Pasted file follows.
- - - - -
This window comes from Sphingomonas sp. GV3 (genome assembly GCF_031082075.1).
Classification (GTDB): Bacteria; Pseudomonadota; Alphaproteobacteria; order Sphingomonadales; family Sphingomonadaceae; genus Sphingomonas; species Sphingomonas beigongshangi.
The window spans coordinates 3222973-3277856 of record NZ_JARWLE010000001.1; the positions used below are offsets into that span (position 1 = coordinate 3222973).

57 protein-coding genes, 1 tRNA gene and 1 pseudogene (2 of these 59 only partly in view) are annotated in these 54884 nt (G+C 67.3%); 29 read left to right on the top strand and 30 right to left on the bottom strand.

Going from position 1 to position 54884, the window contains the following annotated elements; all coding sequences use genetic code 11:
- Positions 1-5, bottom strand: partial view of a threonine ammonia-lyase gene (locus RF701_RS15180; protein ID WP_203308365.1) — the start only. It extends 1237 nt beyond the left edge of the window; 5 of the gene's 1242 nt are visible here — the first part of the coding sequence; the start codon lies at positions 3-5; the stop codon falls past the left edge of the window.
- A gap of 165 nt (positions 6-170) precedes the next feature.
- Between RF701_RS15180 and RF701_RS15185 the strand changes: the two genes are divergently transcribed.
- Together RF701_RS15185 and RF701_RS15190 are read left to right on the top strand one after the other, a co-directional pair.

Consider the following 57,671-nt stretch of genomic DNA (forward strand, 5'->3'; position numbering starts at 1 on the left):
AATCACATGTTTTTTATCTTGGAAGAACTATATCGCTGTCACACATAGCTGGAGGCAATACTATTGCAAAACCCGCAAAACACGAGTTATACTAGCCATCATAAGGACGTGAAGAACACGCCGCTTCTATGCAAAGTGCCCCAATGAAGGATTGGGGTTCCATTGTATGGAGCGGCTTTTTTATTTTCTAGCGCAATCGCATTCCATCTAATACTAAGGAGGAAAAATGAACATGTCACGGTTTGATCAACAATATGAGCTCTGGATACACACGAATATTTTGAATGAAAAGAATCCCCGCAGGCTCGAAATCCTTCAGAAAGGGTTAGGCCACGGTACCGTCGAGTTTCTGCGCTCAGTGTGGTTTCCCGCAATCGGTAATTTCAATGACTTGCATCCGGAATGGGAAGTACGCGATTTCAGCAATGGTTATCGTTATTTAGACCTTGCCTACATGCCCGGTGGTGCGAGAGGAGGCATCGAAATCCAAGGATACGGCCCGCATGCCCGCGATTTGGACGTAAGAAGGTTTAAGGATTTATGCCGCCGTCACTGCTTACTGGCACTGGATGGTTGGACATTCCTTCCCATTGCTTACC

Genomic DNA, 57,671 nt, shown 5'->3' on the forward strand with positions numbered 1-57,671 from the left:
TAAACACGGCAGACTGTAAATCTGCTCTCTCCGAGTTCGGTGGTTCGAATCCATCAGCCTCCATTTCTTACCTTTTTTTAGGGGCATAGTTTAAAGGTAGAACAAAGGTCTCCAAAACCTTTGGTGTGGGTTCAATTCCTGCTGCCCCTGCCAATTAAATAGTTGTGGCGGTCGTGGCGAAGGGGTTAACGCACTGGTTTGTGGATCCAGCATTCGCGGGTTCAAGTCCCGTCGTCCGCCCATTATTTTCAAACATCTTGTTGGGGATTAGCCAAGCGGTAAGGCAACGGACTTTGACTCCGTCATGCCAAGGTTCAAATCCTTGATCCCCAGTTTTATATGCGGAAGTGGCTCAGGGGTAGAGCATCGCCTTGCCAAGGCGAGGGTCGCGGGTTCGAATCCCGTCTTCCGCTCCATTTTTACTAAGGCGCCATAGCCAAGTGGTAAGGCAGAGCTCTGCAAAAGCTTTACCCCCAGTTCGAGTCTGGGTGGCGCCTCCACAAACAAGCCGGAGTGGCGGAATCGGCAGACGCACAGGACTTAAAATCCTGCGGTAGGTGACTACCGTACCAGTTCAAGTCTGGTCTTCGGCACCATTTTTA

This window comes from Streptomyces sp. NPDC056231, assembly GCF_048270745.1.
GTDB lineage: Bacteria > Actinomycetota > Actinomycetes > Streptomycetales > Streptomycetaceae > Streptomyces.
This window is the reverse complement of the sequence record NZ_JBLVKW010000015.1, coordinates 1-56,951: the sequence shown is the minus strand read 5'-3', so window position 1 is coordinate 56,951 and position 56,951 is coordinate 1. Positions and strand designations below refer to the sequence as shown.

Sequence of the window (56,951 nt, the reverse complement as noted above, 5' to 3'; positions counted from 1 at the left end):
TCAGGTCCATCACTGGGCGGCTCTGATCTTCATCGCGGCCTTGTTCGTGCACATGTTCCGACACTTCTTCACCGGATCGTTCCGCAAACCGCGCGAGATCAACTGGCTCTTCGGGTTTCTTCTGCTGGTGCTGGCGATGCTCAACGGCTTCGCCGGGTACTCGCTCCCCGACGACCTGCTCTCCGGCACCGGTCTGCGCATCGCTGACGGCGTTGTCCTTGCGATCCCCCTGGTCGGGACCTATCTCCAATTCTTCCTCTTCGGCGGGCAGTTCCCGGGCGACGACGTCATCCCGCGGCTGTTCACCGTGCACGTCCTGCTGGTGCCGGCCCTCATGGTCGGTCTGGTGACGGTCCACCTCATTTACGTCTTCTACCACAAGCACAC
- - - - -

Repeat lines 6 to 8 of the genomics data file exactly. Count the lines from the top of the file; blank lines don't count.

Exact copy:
- Positions 1-5, bottom strand: partial view of a threonine ammonia-lyase gene (locus RF701_RS15180; protein ID WP_203308365.1) — the start only. It extends 1237 nt beyond the left edge of the window; 5 of the gene's 1242 nt are visible here — the first part of the coding sequence; the start codon lies at positions 3-5; the stop codon falls past the left edge of the window.
- A gap of 165 nt (positions 6-170) precedes the next feature.
- Between RF701_RS15180 and RF701_RS15185 the strand changes: the two genes are divergently transcribed.